UN launches initiative to support returnees trapped in camps in Syria |

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It is to help dozens of Member States around the world, some of which have started repatriating their nationals, that the United Nations Global Support Framework for National Returnees from Third Countries in Syria and Iraq was launched on Wednesday. .

In a video message, the UN Secretary General recalled that many of these people “have now spent more than five years without basic services in increasingly difficult conditions”.

“They are regularly denied their human rights,” said António Guterres. “At the same time, victims and survivors of terrorist acts are denied justice and support, while perpetrators enjoy impunity.

The UN chief argued that until these human rights issues are addressed comprehensively, the international community “will continue to face long-term security risks.”

For him, “this situation cannot last” and the Global Framework “provides a solution to end it without delay”.

Mr. Guterres said the initiative provides technical and financial support to address urgent human rights and humanitarian aid needs, and responds to justice and security issues in a manner appropriate to the age and gender, while protecting children and victims.

A growing problem

An estimated 30,972 Iraqi women and 11,136 foreign women and children from around 60 other countries remain in camps in northeastern Syria.

Some had traveled to the conflict zone to join the fighting, others after the promise of a better life. Some were forced to go by family members or community leaders. Others may have committed crimes under duress or after being trafficked. Some were still children, others were born there.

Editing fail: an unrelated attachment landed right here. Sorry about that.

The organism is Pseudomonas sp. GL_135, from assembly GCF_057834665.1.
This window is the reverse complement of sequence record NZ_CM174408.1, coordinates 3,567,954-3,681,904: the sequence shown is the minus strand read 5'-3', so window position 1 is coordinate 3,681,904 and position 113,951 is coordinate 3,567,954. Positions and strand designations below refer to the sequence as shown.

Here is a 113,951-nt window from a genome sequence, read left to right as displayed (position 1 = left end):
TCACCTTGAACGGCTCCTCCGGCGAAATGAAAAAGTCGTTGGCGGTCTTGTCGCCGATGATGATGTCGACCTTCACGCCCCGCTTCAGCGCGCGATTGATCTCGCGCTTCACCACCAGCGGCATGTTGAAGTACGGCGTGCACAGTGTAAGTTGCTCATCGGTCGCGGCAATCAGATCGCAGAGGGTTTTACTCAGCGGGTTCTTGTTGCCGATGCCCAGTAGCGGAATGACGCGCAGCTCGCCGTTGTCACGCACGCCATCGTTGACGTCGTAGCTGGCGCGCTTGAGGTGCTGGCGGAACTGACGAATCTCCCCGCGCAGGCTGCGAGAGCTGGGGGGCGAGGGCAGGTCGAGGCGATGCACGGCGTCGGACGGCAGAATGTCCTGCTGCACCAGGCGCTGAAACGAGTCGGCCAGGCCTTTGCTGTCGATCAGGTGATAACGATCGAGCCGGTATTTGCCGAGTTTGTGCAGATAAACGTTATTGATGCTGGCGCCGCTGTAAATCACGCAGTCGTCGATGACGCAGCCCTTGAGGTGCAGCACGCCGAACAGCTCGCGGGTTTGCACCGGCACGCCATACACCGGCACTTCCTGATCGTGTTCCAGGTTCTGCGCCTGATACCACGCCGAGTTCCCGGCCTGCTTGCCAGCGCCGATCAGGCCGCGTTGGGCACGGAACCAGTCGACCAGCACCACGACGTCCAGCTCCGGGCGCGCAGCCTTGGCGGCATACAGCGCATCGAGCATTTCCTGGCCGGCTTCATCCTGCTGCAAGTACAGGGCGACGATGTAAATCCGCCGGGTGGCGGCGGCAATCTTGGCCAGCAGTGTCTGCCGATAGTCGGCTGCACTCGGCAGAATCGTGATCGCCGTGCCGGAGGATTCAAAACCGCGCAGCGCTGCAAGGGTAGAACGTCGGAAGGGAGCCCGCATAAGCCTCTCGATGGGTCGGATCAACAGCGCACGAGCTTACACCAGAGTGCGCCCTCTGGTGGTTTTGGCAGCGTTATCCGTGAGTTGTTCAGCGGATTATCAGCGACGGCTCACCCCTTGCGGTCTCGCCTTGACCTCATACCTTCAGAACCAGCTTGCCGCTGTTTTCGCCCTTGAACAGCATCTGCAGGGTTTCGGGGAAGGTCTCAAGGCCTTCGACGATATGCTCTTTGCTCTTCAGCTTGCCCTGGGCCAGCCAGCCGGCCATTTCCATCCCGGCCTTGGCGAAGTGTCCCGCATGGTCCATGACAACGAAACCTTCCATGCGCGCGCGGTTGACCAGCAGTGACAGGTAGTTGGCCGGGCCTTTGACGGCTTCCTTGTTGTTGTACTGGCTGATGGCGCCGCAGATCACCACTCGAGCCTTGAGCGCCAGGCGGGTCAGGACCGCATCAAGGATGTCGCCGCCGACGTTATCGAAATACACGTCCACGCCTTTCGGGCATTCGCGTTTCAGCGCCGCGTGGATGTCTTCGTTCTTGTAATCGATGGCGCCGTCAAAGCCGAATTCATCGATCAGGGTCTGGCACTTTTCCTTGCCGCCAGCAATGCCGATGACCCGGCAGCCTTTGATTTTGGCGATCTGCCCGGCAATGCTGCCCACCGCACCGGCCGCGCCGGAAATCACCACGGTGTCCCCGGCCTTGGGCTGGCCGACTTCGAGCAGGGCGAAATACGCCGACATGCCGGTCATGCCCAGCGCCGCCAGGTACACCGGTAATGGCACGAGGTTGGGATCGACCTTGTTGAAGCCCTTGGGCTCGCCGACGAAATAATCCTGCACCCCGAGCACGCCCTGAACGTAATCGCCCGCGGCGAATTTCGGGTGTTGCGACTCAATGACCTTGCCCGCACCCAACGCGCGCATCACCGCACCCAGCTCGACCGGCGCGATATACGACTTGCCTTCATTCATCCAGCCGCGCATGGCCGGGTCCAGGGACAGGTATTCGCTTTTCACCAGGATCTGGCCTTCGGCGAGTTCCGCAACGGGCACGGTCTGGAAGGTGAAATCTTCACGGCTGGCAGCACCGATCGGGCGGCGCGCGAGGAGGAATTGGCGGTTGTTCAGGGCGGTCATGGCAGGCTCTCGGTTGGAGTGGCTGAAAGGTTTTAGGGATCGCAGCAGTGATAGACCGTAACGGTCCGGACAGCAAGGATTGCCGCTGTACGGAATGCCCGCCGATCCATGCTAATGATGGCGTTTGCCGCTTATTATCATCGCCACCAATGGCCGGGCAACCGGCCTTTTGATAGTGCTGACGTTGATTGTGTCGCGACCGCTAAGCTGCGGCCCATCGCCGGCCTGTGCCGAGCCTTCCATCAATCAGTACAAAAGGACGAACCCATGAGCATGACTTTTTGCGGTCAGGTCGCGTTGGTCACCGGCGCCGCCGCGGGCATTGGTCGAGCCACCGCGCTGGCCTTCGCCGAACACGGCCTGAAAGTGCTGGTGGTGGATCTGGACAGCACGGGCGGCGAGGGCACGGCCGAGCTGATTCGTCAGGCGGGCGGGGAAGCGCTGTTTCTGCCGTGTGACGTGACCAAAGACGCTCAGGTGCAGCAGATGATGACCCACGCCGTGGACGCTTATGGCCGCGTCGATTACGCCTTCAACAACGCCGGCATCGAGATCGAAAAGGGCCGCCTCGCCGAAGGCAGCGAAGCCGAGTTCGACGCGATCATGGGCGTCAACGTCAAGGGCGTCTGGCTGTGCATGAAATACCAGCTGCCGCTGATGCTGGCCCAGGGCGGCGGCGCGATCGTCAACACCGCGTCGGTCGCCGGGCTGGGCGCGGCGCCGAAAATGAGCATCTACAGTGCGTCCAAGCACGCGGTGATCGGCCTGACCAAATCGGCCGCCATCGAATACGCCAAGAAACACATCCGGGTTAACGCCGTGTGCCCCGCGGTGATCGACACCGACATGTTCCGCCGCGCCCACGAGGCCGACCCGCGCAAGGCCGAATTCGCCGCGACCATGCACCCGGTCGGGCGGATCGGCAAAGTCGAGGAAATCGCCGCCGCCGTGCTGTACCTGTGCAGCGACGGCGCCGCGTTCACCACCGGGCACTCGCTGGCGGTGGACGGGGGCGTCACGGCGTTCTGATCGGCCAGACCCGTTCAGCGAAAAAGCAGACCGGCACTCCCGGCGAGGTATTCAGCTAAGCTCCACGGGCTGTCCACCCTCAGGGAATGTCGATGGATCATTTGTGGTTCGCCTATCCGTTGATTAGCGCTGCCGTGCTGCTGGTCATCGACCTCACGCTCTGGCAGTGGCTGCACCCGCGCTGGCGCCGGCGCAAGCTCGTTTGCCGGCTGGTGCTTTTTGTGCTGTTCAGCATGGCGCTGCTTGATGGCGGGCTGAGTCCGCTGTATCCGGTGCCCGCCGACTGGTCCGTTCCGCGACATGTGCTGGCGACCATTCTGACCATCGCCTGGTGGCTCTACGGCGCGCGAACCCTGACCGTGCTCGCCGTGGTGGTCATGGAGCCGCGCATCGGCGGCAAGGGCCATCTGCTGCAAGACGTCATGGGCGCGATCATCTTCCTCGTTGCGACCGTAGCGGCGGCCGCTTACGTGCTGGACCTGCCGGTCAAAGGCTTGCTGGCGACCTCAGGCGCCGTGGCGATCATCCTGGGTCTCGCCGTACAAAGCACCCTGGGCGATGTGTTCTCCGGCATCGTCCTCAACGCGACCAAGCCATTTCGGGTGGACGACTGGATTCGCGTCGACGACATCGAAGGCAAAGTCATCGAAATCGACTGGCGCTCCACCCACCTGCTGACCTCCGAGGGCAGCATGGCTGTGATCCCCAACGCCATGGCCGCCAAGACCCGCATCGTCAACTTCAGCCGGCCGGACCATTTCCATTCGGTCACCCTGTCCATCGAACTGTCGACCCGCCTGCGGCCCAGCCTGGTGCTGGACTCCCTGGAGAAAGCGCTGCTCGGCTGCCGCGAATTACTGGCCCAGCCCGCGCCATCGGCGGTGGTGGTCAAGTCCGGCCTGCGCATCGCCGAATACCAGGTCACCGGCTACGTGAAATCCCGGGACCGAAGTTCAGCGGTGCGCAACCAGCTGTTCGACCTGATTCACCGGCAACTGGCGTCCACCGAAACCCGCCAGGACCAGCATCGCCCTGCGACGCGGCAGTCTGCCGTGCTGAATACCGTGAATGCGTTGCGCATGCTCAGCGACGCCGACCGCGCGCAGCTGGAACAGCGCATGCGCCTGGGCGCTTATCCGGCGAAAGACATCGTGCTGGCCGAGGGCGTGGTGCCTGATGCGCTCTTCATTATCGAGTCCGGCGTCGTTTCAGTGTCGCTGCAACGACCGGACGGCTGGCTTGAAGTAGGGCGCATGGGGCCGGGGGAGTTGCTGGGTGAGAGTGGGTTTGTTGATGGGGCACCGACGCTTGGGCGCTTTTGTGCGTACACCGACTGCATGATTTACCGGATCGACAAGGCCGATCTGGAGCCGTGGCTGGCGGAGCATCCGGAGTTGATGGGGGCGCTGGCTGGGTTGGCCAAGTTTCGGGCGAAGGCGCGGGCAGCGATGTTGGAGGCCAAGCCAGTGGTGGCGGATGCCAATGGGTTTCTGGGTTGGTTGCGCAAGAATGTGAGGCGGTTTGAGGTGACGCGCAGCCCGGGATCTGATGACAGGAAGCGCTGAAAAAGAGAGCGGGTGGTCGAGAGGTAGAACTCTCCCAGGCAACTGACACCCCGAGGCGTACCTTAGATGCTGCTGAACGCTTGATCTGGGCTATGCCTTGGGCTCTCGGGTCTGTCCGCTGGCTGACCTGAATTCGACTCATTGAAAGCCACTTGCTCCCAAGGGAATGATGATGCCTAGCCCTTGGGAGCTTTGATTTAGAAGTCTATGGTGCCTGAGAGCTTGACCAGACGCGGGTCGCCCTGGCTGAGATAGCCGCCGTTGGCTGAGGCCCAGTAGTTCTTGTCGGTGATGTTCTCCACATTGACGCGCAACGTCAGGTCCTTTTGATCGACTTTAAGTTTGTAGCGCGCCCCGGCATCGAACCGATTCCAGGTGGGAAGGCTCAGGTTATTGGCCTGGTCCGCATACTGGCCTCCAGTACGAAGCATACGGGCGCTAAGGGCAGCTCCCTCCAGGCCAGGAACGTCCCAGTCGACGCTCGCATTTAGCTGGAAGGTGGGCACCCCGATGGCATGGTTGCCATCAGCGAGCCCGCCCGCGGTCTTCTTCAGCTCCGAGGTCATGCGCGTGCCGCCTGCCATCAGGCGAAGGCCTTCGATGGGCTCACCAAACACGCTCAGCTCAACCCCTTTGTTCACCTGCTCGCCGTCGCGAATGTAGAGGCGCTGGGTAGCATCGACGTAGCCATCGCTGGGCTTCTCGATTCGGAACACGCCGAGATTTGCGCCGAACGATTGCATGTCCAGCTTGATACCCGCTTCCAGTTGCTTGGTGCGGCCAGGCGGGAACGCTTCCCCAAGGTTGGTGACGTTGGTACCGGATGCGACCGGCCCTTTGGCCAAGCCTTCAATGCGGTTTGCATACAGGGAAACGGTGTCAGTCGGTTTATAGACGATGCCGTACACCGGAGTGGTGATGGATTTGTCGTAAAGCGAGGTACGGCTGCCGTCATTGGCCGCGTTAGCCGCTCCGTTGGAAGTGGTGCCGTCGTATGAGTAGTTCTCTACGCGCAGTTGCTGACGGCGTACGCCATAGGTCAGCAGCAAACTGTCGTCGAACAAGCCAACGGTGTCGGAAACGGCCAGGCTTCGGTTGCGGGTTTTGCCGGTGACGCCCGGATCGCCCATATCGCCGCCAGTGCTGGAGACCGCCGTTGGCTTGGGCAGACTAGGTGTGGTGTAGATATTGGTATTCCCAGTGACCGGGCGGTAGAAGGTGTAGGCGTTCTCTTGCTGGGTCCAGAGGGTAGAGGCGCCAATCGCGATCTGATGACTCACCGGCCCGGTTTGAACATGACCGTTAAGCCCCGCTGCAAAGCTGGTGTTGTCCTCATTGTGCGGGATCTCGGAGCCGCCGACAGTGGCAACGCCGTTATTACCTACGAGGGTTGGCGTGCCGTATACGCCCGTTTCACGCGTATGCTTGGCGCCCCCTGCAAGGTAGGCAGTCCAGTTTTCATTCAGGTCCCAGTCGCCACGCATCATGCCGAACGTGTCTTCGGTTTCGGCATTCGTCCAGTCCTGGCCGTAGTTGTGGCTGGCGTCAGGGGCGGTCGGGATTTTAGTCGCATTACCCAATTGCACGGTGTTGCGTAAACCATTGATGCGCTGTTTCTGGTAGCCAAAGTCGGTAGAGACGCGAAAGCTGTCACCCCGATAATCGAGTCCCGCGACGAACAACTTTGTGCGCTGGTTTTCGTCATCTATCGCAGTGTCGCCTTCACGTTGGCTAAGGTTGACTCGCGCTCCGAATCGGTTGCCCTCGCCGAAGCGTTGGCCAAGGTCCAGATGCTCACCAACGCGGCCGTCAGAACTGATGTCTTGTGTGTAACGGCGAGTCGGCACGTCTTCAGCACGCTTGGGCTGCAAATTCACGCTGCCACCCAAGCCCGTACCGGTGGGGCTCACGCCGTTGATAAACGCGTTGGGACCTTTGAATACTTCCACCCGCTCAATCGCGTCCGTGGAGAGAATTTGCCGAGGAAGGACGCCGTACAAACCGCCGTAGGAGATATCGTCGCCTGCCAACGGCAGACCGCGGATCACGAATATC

About 77 percent of the children in the camps are under 12 and 33 percent of them are under five.

According to the UN, the humanitarian situation in camps and detention centers is not sustainable.

Living conditions are poor, with residents suffering from a lack of adequate shelter, food, sanitation, educational opportunities, health care, legal proceedings, as well as insecurity and security. the prevailing violence, all amplified by the COVID-19 pandemic.

To remedy these problems, some Member States have started to repatriate their nationals.

For the organization, their return is a national and international priority, both from a humanitarian and security point of view.

Objectives of the framework

The Global Framework has two objectives: to meet and assist the needs of children and adults in need of protection, and to support requesting Member States to promote safety and respond to accountability through prosecution, rehabilitation and reintegration processes.

All support is based on national legal frameworks and fully compliant with international law, including international human rights law, international humanitarian law and international refugee law.

The Framework is currently being implemented in Iraq, Kazakhstan, Kyrgyzstan, Maldives, Tajikistan and Uzbekistan.


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